“How the Navy, capacity-wise gets from where they’re at to where they need to be is going to be a real challenge for the incoming administration,” he said, noting that shipbuilders would need to hire and train more workers to handle the potential workload. “To dramatically increase the number of ships is a challenge, but I think [the work force can be re-built] through recruiting and training, re-opening up areas that have been minimalized as forces have drawn down.”

“Our ships are at sea a much higher percentage of time from what we’ve seen in the past,” Hendrix said, noting longer deployments and quicker turn-arounds. “Those ships are suffering with maintenance and readiness issues as well. … Today we are seeing ships that are deployed from anywhere from nine to 12 months and under the worst circumstances they are being short-cycled at home and being sent out perhaps before they’ve had their full maintenance availability.

“However, we have a new president-elect and a new number — 350 ships — which equates to a peace-through-strength navy,” Hendrix said. “The last time we had 350 ships was in 1998.”

Hendrix also noted a shortfall of strike fighters in the Navy and Marine Corps of 100 to 120 aircraft.

“That’s an issue for us that causes what we call an aviation death spiral,” he said. “If you get a lower number of airplanes, you use up the wing life at an accelerated pace and you will burn out the birds at a faster rate. As long as you are in a deficit on how many you actually need versus how many you are flying you will use up your inventory [more quickly].”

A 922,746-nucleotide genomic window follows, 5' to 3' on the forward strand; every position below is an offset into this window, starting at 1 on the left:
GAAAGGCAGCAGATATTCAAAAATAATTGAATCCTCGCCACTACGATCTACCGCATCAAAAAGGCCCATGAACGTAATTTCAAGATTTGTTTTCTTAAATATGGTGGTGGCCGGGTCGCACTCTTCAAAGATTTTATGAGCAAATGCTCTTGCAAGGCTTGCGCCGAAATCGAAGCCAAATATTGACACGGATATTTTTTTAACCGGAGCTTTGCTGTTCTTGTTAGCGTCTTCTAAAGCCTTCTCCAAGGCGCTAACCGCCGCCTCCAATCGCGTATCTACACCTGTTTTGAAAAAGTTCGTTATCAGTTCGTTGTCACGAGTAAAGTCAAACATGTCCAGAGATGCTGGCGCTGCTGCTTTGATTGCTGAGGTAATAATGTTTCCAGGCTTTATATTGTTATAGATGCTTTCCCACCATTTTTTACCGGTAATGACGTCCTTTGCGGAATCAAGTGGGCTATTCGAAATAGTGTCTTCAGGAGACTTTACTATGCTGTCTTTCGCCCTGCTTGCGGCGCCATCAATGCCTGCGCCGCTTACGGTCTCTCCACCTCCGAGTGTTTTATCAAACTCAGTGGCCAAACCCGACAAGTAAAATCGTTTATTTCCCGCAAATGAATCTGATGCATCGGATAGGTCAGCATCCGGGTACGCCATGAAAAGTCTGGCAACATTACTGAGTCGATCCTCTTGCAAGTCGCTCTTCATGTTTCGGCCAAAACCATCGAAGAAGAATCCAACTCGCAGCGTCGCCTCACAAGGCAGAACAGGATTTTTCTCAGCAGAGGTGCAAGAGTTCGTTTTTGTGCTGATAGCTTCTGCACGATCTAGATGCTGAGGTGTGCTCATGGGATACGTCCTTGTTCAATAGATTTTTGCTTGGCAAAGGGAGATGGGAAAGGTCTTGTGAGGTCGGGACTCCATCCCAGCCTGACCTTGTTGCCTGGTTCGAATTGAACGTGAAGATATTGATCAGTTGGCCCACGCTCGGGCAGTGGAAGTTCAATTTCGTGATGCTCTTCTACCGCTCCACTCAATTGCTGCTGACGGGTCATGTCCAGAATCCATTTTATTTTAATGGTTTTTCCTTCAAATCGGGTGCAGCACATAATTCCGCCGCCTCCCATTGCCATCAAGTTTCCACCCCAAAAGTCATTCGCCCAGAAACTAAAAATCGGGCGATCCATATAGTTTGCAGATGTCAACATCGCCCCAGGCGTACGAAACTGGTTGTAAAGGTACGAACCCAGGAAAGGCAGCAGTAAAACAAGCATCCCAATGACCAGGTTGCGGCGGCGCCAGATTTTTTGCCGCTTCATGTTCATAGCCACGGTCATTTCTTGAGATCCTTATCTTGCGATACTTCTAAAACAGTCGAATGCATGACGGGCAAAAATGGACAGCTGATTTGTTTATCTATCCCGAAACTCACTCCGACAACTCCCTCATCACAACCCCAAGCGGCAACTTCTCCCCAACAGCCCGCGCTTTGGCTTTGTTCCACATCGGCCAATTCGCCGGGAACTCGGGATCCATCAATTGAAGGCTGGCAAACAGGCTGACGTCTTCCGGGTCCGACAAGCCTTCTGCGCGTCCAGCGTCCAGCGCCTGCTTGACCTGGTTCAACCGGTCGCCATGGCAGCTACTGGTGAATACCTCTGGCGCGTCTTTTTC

Hendrix also said that the shortage of ships necessitates carrier strike groups providing cruisers and destroyers to back-fill for independent steaming operations.

“The strike group itself is under increased stress,” he said. “One of the reasons that we look at this 350 number with great excitement is that this gives an opportunity to get back to something where we actually have a balanced force of about 350 that we can begin to deploy this. 350 is the bare minimum that you actually need to provide consistent, credible service to the 18 maritime regions around the world [in which] the United States has announced that it has critical core interests. We have been under-serving most of those regions for most of my naval career.

“By that lack of consistency we’ve allowed the international system of maritime order to begin to fracture and be tested, and we see this occurring in the South China Sea and Eat Chine Sea today,” he said.

Hendrix recommended that the Navy increase the number of Arleigh Burke-class destroyers and Virginia-class attack submarines; build a total 73 small surface combatants, compared with the 40 littoral combat ships and frigates planned; restore to service the S-3B carrier-based anti-submarine aircraft; fit the F/A-18E/F strike fighter with conformal fuel tanks; and accelerate the MQ-25 unmanned carrier-based tanker.
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Thursday at 12:46 PM
Oct 29, 2016

and now White House to Petitioners: Navy Can Ditch Ratings System

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while The Navy took away sailors' job titles, and now no one knows what to call each other
"Hey... you."